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LCM Fifty1_Blog_49

What About Parents?

The role of a youth leader is very important in the spiritual development of students. However, we will never replace the influence that parents have on their own teenagers. About 12 years ago, I first read Steve Wright’s book Rethink. A youth pastor at the time, he said the following as it relates to the parents of teenagers:

“Early in my ministry I overestimated my influence. My distorted perspective caused me to dig in and protect the limited time that I felt was ‘mine. I had my time, and the parents had theirs. There was little or no crossover, and I failed to equip parents to make the most of the incredible amount of time that they have with their children. Three of the biggest mistakes I made as a young youth pastor were:

  1. I assumed parents didn’t want to disciple their children.
  2. I believed parents didn’t have as much influence on their teens as I did.
  3. I drew students to myself and did not champion the influencers who would walk through their lives with them.”

When I first read this, I did not have teenagers of my own. Now, I am a youth leader with a college student and two high schoolers. Let me say, as the parent of teenagers, “HELP!” It is a tough job. As youth leaders, we need to be doing everything we can to partner with parents–because we both desire to see them grow to be more like Christ!

Partnering with parents sounds like a great idea, but it is rarely easy. There are three realities we need to face as we make parents a priority in our ministry.

Reality # 1 You cannot control what parents do

Some parents are Christians, some are not.

  • Christian Parents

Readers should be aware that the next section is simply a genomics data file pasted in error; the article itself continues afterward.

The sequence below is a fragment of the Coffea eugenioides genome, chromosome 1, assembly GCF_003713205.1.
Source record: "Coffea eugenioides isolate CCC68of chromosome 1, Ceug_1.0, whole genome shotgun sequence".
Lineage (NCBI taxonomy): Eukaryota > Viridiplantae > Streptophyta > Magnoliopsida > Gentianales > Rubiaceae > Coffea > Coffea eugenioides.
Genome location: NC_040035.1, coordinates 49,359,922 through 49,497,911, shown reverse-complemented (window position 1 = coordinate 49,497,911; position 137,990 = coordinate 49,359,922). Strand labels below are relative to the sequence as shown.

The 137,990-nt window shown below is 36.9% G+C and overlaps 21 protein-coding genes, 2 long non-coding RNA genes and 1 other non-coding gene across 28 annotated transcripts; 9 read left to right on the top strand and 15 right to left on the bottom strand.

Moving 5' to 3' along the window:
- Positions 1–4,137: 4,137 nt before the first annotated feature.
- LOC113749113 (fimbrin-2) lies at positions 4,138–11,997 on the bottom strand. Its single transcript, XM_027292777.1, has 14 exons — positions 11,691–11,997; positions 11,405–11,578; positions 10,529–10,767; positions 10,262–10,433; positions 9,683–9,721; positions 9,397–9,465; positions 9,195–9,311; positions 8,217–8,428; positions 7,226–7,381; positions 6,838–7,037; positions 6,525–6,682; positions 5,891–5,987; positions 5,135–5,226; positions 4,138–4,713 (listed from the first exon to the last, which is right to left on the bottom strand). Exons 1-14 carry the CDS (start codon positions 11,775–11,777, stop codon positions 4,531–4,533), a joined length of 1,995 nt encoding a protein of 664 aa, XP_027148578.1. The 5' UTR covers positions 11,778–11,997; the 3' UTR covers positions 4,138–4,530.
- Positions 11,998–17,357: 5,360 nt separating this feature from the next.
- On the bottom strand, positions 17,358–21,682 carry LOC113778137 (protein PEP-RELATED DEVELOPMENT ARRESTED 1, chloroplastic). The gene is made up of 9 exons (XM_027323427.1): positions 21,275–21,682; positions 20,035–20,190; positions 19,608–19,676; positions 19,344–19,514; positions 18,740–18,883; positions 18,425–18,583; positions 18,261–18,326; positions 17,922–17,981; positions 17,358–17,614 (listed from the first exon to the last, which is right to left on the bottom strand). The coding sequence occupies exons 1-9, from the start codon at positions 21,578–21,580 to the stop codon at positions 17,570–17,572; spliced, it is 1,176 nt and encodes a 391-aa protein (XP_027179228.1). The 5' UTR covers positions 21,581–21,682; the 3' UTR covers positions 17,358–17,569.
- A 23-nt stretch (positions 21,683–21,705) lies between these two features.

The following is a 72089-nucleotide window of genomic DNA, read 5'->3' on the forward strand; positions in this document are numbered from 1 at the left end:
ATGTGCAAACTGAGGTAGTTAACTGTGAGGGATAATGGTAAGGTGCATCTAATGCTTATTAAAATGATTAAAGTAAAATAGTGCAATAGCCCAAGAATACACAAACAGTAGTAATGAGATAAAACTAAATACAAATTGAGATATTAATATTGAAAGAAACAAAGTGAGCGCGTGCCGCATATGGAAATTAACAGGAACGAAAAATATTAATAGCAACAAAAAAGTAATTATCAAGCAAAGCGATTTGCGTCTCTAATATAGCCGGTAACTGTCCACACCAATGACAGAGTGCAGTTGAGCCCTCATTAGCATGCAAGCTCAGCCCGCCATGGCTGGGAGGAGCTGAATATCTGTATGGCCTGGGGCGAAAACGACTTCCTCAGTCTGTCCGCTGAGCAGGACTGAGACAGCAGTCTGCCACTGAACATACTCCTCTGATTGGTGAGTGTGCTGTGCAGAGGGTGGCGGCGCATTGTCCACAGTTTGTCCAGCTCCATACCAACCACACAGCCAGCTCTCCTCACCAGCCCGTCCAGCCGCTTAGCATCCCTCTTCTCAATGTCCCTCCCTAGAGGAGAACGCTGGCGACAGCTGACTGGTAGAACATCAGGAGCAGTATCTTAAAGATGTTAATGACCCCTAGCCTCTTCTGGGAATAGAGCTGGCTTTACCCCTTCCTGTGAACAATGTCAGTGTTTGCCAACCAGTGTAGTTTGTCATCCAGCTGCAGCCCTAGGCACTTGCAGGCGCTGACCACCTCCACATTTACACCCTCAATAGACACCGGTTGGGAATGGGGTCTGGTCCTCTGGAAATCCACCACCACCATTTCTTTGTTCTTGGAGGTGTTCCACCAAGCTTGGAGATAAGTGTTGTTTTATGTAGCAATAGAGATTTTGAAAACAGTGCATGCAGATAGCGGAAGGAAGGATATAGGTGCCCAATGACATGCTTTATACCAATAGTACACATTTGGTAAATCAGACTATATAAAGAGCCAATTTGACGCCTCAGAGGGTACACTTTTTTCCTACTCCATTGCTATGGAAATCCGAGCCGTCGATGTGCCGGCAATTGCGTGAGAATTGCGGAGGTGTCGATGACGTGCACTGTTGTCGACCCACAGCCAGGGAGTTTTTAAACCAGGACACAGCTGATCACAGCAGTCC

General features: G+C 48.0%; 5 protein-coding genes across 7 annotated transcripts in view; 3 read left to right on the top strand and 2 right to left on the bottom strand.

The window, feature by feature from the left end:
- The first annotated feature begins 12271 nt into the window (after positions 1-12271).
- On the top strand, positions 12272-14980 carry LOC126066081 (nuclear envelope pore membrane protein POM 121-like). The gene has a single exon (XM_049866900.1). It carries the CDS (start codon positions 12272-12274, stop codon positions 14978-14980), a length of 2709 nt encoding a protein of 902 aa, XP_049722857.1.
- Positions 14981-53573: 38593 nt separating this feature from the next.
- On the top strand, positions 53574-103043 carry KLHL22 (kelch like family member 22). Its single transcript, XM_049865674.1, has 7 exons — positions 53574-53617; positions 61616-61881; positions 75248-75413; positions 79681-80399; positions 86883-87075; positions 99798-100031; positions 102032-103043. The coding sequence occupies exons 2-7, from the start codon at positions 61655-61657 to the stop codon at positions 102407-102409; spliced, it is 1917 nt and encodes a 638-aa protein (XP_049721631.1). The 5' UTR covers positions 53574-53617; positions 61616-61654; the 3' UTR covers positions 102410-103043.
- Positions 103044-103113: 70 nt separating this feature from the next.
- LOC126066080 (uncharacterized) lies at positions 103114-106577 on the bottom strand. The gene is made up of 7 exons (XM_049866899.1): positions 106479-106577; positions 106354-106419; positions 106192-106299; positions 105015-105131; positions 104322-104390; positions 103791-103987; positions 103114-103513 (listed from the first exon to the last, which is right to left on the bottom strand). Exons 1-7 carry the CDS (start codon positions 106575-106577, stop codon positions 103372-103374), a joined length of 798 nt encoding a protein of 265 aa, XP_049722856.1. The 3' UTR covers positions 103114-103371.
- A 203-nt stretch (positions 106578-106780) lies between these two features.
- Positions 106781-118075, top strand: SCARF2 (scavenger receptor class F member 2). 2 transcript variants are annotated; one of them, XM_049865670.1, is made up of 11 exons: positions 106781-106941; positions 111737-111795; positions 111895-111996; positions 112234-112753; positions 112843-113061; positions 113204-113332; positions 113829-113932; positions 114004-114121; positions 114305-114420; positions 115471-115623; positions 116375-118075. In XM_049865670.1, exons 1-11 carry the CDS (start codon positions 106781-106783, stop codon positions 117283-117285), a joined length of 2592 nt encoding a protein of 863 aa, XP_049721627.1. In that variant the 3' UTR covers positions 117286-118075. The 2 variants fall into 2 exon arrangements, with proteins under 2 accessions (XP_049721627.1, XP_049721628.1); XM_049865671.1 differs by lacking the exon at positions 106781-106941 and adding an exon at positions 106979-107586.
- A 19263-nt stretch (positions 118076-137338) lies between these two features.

• You cannot make a parent disciple their teenager, but you must assume that this is exactly what they want to do until they tell or show you otherwise.
  • Non-Christian Parents
    • Use the connection you have with their student to share Christ with them through your words and actions.

Reality # 2 – You are probably going to need to initiate the conversation with parents

How are you going to do this? Here are some practical ideas:

  • Parent/Youth Ministry Open House (You can hold your open house one week before your ministry year kickoff)
    • Cast your vision
    • Give them small group leader profile cards with contact info
  • Connect through your small group leaders
    • Start the year with small group leaders hosting parents night at their house.
    • Connect through social media (Each small group leader can create a private Facebook group for parents)
    • Weekly texts and emails – Equip your small group leaders with content to share.
  • Connect through Bible Study
    • Keep your parents informed about what you are studying and how they can continue the conversation at home (The Word of Life Fifty1 student ministry includes a Parent Connection page for each lesson).
  • Provide parent seminars on specific subjects they are dealing with (Axis is a great resource for these)
    • Smartphones
    • How to lead age-appropriate family discussions
    • How our church is partnering with parents
    • Grace-based parenting

Reality # 3 – You are going to have students whose parents are disinterested

  • This is more rare than you might think. Most parents want to influence the spiritual growth of their teenager, they just don’t know how.
  • As you initiate conversation and realize they are not interested, consider the following:
    • Create opportunities to engage the parents with their student on a non-spiritual level (students serve parents dinner, students vs. parents competition)
    • Provide parent/student date nights, etc.
    • You, as a youth leader, are going to have to do more to directly connect with this student about spiritual disciplines etc.

The struggles of parent/teen relationships are not the end of the road, but rather an opportunity for you to be creative and look for ways to make a difference. It will take hard work to engage parents in these ways, but it will be worth it.

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